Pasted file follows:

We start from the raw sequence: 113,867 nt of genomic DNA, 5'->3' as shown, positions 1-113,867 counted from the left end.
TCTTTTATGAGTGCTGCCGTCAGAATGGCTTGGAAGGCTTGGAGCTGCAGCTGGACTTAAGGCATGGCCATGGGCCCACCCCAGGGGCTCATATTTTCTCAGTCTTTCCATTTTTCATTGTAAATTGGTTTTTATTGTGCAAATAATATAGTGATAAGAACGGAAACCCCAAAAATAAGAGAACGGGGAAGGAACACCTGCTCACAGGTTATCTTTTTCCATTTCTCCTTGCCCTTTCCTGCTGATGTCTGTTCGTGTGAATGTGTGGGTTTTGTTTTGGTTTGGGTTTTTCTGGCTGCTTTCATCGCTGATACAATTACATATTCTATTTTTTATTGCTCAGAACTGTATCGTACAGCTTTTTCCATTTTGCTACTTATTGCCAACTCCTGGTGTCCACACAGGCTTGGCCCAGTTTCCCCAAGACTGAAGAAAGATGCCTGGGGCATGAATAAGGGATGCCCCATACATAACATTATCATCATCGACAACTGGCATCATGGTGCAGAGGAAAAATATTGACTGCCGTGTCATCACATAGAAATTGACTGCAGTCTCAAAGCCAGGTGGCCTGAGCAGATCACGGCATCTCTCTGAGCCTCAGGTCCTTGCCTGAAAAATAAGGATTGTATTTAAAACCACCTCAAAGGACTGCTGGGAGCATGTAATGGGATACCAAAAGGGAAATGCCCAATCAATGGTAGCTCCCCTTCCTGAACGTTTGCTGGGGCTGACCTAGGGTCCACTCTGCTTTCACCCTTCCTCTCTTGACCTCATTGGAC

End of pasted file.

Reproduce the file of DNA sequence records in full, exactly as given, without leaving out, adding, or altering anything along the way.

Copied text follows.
We start from the raw sequence: 113,867 nt of genomic DNA, 5'->3' as shown, positions 1-113,867 counted from the left end.
TCTTTTATGAGTGCTGCCGTCAGAATGGCTTGGAAGGCTTGGAGCTGCAGCTGGACTTAAGGCATGGCCATGGGCCCACCCCAGGGGCTCATATTTTCTCAGTCTTTCCATTTTTCATTGTAAATTGGTTTTTATTGTGCAAATAATATAGTGATAAGAACGGAAACCCCAAAAATAAGAGAACGGGGAAGGAACACCTGCTCACAGGTTATCTTTTTCCATTTCTCCTTGCCCTTTCCTGCTGATGTCTGTTCGTGTGAATGTGTGGGTTTTGTTTTGGTTTGGGTTTTTCTGGCTGCTTTCATCGCTGATACAATTACATATTCTATTTTTTATTGCTCAGAACTGTATCGTACAGCTTTTTCCATTTTGCTACTTATTGCCAACTCCTGGTGTCCACACAGGCTTGGCCCAGTTTCCCCAAGACTGAAGAAAGATGCCTGGGGCATGAATAAGGGATGCCCCATACATAACATTATCATCATCGACAACTGGCATCATGGTGCAGAGGAAAAATATTGACTGCCGTGTCATCACATAGAAATTGACTGCAGTCTCAAAGCCAGGTGGCCTGAGCAGATCACGGCATCTCTCTGAGCCTCAGGTCCTTGCCTGAAAAATAAGGATTGTATTTAAAACCACCTCAAAGGACTGCTGGGAGCATGTAATGGGATACCAAAAGGGAAATGCCCAATCAATGGTAGCTCCCCTTCCTGAACGTTTGCTGGGGCTGACCTAGGGTCCACTCTGCTTTCACCCTTCCTCTCTTGACCTCATTGGAC